Throw away the key: Self storage and crime

By David on January 2nd, 2011 | No Comments

Throw away the key: Self storage and crime

Most users of self storage are honest and law-abiding people. They fill their units with ordinary, domestic stuff, they mostly pay their rent on time, and they use self storage purely in the way it was intended.

However, it’s no secret that a small proportion of self storage customers have very different ideas in mind. The private, clandestine nature of self storage means it can sometimes present criminals with the perfect cover for getting up to no good.

Tragedies in self storage

The most serious crime to have involved self storage in the UK was the tragic murder of teacher Jane Longhurst in March 2004. Her killer, Graham Coutts, strangled her with a pair of tights at his home before moving her body to a unit at Big Yellow’s Brighton branch, which he rented under an assumed name.

Claiming that he was storing ‘personal belongings’, Coutts kept her naked body in a cardboard box at the unit, which, chillingly, he then visited seven times. Big Yellow staff played a crucial role in his capture by alerting police to the strange smell coming from his unit, where they then found several of Jane’s possessions during an official search (Coutts having moved her body again before this took place).

Murders at US self storage facilities are slightly more common, purely because America suffers from more violent crime than we do.

Unfortunately, Googling ‘self storage murder’ produces a litany of American news stories. Just from the current first page of results: a triple murder-suicide in at a storage centre in Las Vegas this August, a woman stabbed to death at a California facility last April, and the robbery-murder of someone as they used self storage in Miami last January.

These crimes have the power to shock, but fortunately most offences involving self storage are of a far less serious nature.

Things you shouldn’t keep in self storage…

The most frequently recorded crimes involving self storage are to do with people storing illegal items.

Contraband isn’t usually the sexiest type of crime to report on, but in November 2007 Brent council found 40,000 counterfeit Durex condoms being held in a Wembley self storage unit, with an approximate street value of £45,000.

Earlier this year, 250kg of counterfeit cigarette packaging was found in a Glasgow self storage unit by Her Majesty’s Revenue and Customs. Trading Standards also made themselves look good when they found a load of fake beauty products in a storage unit on the Old Kent Road, in addition to £20,000 of counterfeit Microsoft and Adobe software.

This gives an idea of the type of things which criminals typically horde in self storage units: cheaper copies of taxed or trademarked goods that they can sell illegally on the black market.

In America drug dealers are known for using self storage units to hold drugs and related equipment, particularly money that they can’t take to the bank. A drug-dealer named Paul Sessomes was caught in Baltimore earlier this year when two self storage units in his name were found to contain over half a million dollars in drug-money after the police had obtained  a search warrant.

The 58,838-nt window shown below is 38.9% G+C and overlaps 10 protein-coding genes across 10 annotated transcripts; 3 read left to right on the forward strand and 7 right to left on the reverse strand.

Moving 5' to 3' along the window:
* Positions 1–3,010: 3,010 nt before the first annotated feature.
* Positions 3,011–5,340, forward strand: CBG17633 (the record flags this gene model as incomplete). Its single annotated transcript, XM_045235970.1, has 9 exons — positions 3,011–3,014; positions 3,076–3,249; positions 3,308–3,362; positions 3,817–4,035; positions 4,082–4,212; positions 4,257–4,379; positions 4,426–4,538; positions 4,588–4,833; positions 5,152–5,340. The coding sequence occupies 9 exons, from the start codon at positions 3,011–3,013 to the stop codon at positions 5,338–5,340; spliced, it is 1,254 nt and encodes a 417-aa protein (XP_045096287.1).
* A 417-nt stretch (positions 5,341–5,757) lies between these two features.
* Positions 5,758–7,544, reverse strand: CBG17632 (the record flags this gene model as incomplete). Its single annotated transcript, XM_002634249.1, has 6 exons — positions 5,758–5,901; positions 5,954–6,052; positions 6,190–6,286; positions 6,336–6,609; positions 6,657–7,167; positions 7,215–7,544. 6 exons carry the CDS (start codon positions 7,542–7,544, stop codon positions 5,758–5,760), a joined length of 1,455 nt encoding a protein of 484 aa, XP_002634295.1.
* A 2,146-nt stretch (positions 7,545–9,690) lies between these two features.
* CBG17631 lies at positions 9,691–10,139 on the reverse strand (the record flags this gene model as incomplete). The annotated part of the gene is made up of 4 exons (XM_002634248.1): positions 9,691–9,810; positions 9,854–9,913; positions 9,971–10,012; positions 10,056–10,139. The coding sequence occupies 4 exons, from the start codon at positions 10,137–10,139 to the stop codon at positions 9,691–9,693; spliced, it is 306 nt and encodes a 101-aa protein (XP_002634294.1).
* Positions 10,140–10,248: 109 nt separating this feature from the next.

Self storage crime from the inside

Self storage customers probably need to be aware of two types of crime. The first is identity theft, increasingly a hazard of everyday life.

This can be a problem in self storage if someone is storing old computers or paper records that have their personal, financial and identity details on them. There have been cases documented in America of people having their units broken into but where the criminals only stole an old computer or a file of bank statements so they could later withdraw the victim’s money. Anything that contains sensitive personal information needs to be looked after very carefully, even if it’s in self storage.

The other type of crime is the risk of ‘inside’ break-ins. Most robberies in self storage occur when a thief poses as a client in order to gain access to the units, but then tries to break into other people’s ones.

Police contacted self storage companies earlier this year to warn of a spate of such burglaries in which a unit would be rented by clients using a Romanian driving licence for identification; these clients then came back a few nights later and attempted to break into other units.

As such attacks tend to happen in the dead of night, this could be a downside to having 24-hour access.

An explosion of crime in self storage

Fortunately, the UK has at least so far been spared from the most destructive type of US self storage crime.

This is the widespread illegal use of self storage units for making crystal methamphetamine (‘crystal meth’ or ‘ice’), a hideously addictive class-A drug that 12 million Americans are thought to have used.

Not only is this illegal, it’s also very bad news if a self storage centre is chosen to host a so-called meth lab. This is because it involves mixing together a set of extremely toxic and hazardous chemicals at high temperatures, which often explode and cause huge destruction.

In Los Angeles, half of all meth labs are found when the building they’re in accidently ignites. Even if this doesn’t happen the building still needs an industrial clean-up after one has been removed, as several of the chemical ingredients are toxic and carcinogenic.

So far crystal-meth remains a relatively minor drug in the UK, and only two people have so far been prosecuted for running labs (neither of which were in self storage units). However, with the popularity of the drug predicted to soar in the near future, we may have to get ready for an explosion in UK self storage crime.

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